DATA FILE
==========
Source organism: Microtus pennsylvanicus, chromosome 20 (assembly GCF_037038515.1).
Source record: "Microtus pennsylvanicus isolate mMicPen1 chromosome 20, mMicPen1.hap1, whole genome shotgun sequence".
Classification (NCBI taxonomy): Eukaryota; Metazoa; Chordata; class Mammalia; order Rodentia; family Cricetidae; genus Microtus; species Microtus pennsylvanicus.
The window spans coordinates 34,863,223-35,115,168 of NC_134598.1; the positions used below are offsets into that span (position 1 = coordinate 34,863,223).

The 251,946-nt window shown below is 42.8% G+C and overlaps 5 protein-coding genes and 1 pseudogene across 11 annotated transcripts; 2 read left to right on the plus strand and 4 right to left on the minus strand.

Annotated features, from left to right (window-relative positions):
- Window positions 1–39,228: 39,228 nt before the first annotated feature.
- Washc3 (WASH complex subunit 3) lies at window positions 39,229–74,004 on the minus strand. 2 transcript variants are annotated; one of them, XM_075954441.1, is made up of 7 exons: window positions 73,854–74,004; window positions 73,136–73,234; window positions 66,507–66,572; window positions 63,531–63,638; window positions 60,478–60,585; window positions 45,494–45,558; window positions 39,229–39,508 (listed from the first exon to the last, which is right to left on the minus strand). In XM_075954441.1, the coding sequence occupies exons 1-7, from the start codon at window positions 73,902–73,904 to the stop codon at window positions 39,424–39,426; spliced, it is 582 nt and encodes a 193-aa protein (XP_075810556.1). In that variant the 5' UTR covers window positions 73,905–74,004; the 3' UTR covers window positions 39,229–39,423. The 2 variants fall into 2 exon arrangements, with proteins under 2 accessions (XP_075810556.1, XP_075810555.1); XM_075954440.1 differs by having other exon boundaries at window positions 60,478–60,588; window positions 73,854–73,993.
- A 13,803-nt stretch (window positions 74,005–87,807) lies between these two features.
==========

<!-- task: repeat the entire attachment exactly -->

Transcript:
Source organism: Microtus pennsylvanicus, chromosome 20 (assembly GCF_037038515.1).
Source record: "Microtus pennsylvanicus isolate mMicPen1 chromosome 20, mMicPen1.hap1, whole genome shotgun sequence".
Classification (NCBI taxonomy): Eukaryota; Metazoa; Chordata; class Mammalia; order Rodentia; family Cricetidae; genus Microtus; species Microtus pennsylvanicus.
The window spans coordinates 34,863,223-35,115,168 of NC_134598.1; the positions used below are offsets into that span (position 1 = coordinate 34,863,223).

The 251,946-nt window shown below is 42.8% G+C and overlaps 5 protein-coding genes and 1 pseudogene across 11 annotated transcripts; 2 read left to right on the plus strand and 4 right to left on the minus strand.

Annotated features, from left to right (window-relative positions):
- Window positions 1–39,228: 39,228 nt before the first annotated feature.
- Washc3 (WASH complex subunit 3) lies at window positions 39,229–74,004 on the minus strand. 2 transcript variants are annotated; one of them, XM_075954441.1, is made up of 7 exons: window positions 73,854–74,004; window positions 73,136–73,234; window positions 66,507–66,572; window positions 63,531–63,638; window positions 60,478–60,585; window positions 45,494–45,558; window positions 39,229–39,508 (listed from the first exon to the last, which is right to left on the minus strand). In XM_075954441.1, the coding sequence occupies exons 1-7, from the start codon at window positions 73,902–73,904 to the stop codon at window positions 39,424–39,426; spliced, it is 582 nt and encodes a 193-aa protein (XP_075810556.1). In that variant the 5' UTR covers window positions 73,905–74,004; the 3' UTR covers window positions 39,229–39,423. The 2 variants fall into 2 exon arrangements, with proteins under 2 accessions (XP_075810556.1, XP_075810555.1); XM_075954440.1 differs by having other exon boundaries at window positions 60,478–60,588; window positions 73,854–73,993.
- A 13,803-nt stretch (window positions 74,005–87,807) lies between these two features.